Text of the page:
Friday 23rd March 2018
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Sonic Healthcare’s (ASX, SHL) interim results were positive with the pathology provider reporting it is on track to meet full year guidance. Revenues increased by a healthy 8%, while EBITDA gained 9% and net profit surged 16%, bolstered by a one-off net tax benefit in the United States. We retain a positive view on the long-term prospects for the company given scope for expansion offshore.
Sonic Healthcare reported a statutory profit of approximately $229 million for the interim period ended 30 December 2017. That marked a 16.2% year-on-year increase, however less a one-time US net tax benefit of about $20 million, the increase was around 6.0%. Diluted earnings per share increased 14.9% to 54.1 cents. The dividend was given a 3.2% boost to 32 cents.
Turning to the results in more detail and Sonic’s 1H18 revenue of $2.67 billion represented a solid 7.9% year-on-year increase at the statutory level. Revenue was supported by acquisitions in Germany and the US and hospital partnerships in the US.
Sonic provides results on a constant currency basis as well given its increasing exposure outside of Australia. While exchange rate volatility can have a meaningful impact on Sonic Healthcare’s earnings in any given period, the underlying earnings run rate tends to be more predictable, albeit subject to periods of regulatory change.
Examining the sales picture in more granularity, and the Laboratory division saw revenue growth of roughly 8%, including 3% organic (~4% normalised for working days) revenue growth. The Australian Laboratory business delivered strong organic revenue growth of 4.6%. Sonic has a strong brand and market position in Australia.
US revenue was up 4.3%, with organic revenue growth of roughly 2% on a constant currency basis. Additional growth came from an acquisition in California completed in January 2017.
The European Laboratory business led the way in terms of percentage growth, up 12.6% in constant currency terms. German growth was bolstered by the Staber laboratory and Bremen operations.
In addition to clinical laboratories and diagnostic imaging, Sonic has other smaller businesses. The most significant of these are the Independent Practitioner Network (IPN) medical centre business and the Sonic HealthPlus occupational health business. Together, at the end of 2017 these involved 236 primary care clinics across Australia, providing facilities and administrative services to more than 2,200 General Practitioners. According to Sonic’s 2017 Annual Report, some 70% of all Australians live within 10 kilometres of an IPN/Sonic HealthPlus clinic.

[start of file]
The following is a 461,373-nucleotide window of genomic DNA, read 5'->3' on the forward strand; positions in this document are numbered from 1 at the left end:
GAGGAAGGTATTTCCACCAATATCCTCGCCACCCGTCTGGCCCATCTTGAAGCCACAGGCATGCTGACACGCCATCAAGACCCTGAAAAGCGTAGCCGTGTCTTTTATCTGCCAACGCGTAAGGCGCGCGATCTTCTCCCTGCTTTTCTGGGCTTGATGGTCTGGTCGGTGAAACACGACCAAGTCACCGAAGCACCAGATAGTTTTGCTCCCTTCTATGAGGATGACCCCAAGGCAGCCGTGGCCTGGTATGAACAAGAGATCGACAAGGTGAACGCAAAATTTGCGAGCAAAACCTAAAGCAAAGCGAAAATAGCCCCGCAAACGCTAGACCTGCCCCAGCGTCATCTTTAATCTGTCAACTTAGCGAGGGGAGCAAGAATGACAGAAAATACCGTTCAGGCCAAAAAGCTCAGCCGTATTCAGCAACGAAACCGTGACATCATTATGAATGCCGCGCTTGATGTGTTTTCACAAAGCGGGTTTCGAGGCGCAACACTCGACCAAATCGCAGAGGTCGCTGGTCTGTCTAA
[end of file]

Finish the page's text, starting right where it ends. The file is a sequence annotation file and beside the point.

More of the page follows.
At the group level, earnings before interest, taxes, depreciation and amortisation (EBITDA) grew 9% to $445 million. The EBITDA margin improved 20 basis points year-on-year despite fewer working days in the 1H18 period. EBITDA included $6 million of non-recurring costs linked to acquisitions and restructuring, so underlying EBITDA was higher at $451 million.
The company EBITDA growth was strongest in the imaging business, which received support from investments made in equipment and greenfield sites in recent years, along with ongoing efficiency initiatives. EBITDA growth in the laboratory business was boosted by acquisitions in Germany and the US and the margin showed “strong accretion” after normalising for working day differences.
Gearing was effectively unchanged at the end of 2017 at 38.3%, compared to six months earlier when it was also 38.3%. Debt cover was 2.7 times, also unchanged and well below the 3.5 times bank covenant limit.
Sonic shares are trading on circa 21 times estimated 2018 earnings, with a prospective of 3.3%. With the Australian business responding positively to management’s recent initiatives, a more stable operating environment and the offshore business still gaining momentum, we believe a premium rating is warranted.
Disclosure: Interests associated with Fat Prophets own shares in Sonic Healthcare.
Greg Smith is the Head of Research at Fat Prophets share market research and funds management house.
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